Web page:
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Question
Posted by: Jacqueline | 2010/04/12

child psychology - advice

I am very concerned about a child within my spouse''s family. The child is 27 months old, and is a sweet little girl, but I worry that due to the environment she is being raised in, she is being left behind. I don''t think she has the best home environment (I have heard from various sources - although don''t personally know the situation). When the child was about 23 months she was saying words and repeating words and doing very well. She was on par with a family friends'' daughter who is 2 days younger. Since then, the child seems to have regressed, does not make eye contact when spoken to and does not acknowledge that she is being spoken to. Our friend''s daughter can say full sentences and makes perfect sense, wheres this little girl can''t string two words together. Is this regression due to what could be happening at home? I am very concerned. Your help would be greatly appreciated.

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Our expert says:
Expert ImageCyberShrink

The only reliable way to assess such a situation would be for the child to see a good child psychologist, or maybe better to start with a paediatrician.
Close comparisons with another child isn't the best way to assess her progress, but it's fair to say that if she broadly matched the other child, and then fell conspicuously behind, there might be some grounds for concern.
A common and often overlooked reason for the situation you describe is not a psychological problem, but a child who is deaf or hard-of-hearing, who doesn;t hear what is said to her, obviously limiting her capacity to learn, without special care, and reducing her abolity to respond to others socially.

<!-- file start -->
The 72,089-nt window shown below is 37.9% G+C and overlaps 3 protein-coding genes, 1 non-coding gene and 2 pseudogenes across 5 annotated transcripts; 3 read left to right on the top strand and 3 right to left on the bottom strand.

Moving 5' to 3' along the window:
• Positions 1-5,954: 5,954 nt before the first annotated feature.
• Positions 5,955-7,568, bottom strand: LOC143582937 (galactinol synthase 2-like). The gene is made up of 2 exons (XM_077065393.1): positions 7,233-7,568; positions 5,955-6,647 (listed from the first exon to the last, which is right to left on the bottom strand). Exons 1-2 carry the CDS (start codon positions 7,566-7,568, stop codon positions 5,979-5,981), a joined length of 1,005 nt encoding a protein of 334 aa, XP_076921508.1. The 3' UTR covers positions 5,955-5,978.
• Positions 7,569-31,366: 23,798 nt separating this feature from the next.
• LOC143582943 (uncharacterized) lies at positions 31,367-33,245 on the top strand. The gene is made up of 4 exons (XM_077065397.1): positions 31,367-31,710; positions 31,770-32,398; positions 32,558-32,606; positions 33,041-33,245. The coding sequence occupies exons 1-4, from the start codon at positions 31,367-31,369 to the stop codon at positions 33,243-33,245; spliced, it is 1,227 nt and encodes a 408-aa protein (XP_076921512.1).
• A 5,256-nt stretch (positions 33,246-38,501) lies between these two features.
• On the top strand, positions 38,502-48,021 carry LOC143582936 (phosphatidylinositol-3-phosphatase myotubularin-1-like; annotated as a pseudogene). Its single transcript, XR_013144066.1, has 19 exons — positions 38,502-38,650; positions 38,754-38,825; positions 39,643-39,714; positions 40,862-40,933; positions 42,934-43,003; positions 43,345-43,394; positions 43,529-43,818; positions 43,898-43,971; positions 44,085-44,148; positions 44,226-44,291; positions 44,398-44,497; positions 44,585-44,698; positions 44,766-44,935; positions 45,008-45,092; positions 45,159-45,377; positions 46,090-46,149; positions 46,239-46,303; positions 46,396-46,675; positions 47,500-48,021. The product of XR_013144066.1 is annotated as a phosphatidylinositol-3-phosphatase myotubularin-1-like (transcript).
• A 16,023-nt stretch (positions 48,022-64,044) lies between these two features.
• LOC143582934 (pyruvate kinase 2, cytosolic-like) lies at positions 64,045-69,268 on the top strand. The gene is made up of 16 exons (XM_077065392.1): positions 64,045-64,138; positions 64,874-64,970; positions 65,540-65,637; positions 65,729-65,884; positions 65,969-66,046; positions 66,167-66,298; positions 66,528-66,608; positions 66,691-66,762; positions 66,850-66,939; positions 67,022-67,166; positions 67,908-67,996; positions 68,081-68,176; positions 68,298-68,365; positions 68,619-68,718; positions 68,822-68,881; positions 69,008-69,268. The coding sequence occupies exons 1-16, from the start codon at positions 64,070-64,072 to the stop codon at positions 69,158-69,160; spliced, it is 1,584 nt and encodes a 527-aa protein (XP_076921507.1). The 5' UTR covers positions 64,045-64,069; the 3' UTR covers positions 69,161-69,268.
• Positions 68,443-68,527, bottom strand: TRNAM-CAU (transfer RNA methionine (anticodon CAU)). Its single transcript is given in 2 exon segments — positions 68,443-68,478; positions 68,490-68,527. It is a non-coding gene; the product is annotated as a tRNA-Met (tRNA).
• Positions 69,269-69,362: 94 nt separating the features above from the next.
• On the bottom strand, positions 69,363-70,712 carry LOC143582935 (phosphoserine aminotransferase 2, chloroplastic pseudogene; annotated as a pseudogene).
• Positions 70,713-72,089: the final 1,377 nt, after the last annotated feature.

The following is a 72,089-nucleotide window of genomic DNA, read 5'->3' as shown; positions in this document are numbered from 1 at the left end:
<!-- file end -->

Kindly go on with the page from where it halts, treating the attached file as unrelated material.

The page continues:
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Our users say:
Posted by: cybershrink | 2010/04/12

The only reliable way to assess such a situation would be for the child to see a good child psychologist, or maybe better to start with a paediatrician.
Close comparisons with another child isn't the best way to assess her progress, but it's fair to say that if she broadly matched the other child, and then fell conspicuously behind, there might be some grounds for concern.
A common and often overlooked reason for the situation you describe is not a psychological problem, but a child who is deaf or hard-of-hearing, who doesn;t hear what is said to her, obviously limiting her capacity to learn, without special care, and reducing her abolity to respond to others socially.

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